As Facebook falls, IPO pullback begins
SAN FRANCISCO (MarketWatch) -- Corsair Components Inc., which makes computer storage memory and gaming products, and Tria Beauty Inc., whose laser-hair removal and esthetic products are likely to been seen in late-night infomercials, might be as diametrically opposite as two companies can be.
However, by Thursday, the two companies had one thing in common: Both had postponed their initial public offerings in the wake of the now-controversial debut of
"Corsair and Tria postponed their offerings and that doesn't surprise me in the least," said Scott Sweet, senior managing partner with IPO Boutique. "Who would have predicted a week ago that the biggest debacle in IPO history was about to go down?"
Normally, it wouldn't be such a big deal for such small-cap companies to pull back from going public. Sweet said both Corsair and Tria would likely have had to drastically cut their proposed price ranges if they had gone ahead with their offerings.
Corsair had earlier said it hoped to sell almost 7 million shares at between $12 and $14 each, while Tria set a range of $13 to $15 a share for the 4.6 million shares it had intended for its public stock offering.
But while both companies simply cited the generic "market conditions" reason for their delays, the fact that the postponements came during a week of ongoing fallout over Facebook's IPO suggests that big changes may be in the works regarding what type of companies will have the fortitude to test the public market's appetite for investing in IPOs. Read more about the aftermath of Facebook's IPO.
The line of companies looking to go public hasn't completely shrunk. Since late March, IPO filings have come from the likes of ServiceNow, which does software-as-a-service, Reval Holdings, a cloud-computing software company, and online legal services provider LegalZoom.com. Reval's lead underwriter is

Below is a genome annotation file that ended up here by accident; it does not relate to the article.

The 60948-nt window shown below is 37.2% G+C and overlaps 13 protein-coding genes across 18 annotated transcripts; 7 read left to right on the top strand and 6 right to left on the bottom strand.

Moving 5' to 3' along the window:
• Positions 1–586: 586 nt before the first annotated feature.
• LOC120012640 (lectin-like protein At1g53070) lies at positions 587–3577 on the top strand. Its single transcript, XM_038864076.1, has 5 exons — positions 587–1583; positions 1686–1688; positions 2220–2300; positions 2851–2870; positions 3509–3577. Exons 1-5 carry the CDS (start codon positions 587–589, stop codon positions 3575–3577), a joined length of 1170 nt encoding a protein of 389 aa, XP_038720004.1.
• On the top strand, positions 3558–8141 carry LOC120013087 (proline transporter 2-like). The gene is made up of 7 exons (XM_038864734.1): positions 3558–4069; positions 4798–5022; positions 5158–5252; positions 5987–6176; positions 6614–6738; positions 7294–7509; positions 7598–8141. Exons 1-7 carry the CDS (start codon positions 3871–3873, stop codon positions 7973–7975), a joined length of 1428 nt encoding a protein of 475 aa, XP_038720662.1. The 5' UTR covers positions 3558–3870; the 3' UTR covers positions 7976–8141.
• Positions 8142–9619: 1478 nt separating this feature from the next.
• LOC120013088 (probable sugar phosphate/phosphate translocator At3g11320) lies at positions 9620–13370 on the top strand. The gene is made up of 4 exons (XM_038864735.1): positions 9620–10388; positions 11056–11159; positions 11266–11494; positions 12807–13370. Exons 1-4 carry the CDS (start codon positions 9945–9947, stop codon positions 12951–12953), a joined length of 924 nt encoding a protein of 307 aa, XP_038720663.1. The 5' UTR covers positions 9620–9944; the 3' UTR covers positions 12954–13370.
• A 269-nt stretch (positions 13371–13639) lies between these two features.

Network-security technology company Palo Alto Networks, which filed to go public on April 6, also has Morgan Stanley as its lead underwriter. Analysts have pointed to Palo Alto Networks, which specializes in information security for enterprises, as candidate for a solid IPO.
Officials from Palo Alto Networks refused to comment on whether the debacle surrounding Facebook over the last week has altered any of their IPO plans.
That debacle involves Facebook's less-than-stellar opening day performance, followed by what has been a decline of more than 16% from the company's $38-a-share IPO price. It also includes the Nasdaq's botched handing of the IPO out of the gate, and now, lawsuits against Facebook and its lead underwriters, including Morgan Stanley, over information that might not have been shared with potential investors.
"There are going to be some more lasting effects," said Kris Tuttle, director of research at Soundview Funds. "For one, individuals were largely out of the market, and this cements that trend."
Sweet, of IPO Boutique, said that of the 187 companies that he says have filed the necessary documents to go public, "It should be noted that there is not a single IPO in the pipeline that has set pricing terms." Sweet also noted that IPO pricings typically slow down around the Memorial Day holiday week in the U.S.
"Whether its tech, consumer goods, or oil, there's not likely to be anything going on for a couple of weeks," Sweet said.
James Krapfel, equity analyst with Morningstar Inc., agreed that regardless of the type of company involved, IPO activity is likely to slow down considerably over the coming months, due to several factors, not the least of which is a typically slower overall business environment in the summer.
"It's partly due to the Facebook fiasco," Krapfel said. "But also because the weaker stock market will make it increasingly difficult for lower quality companies, which constitute the majority of IPO backlog, to successfully price their shares."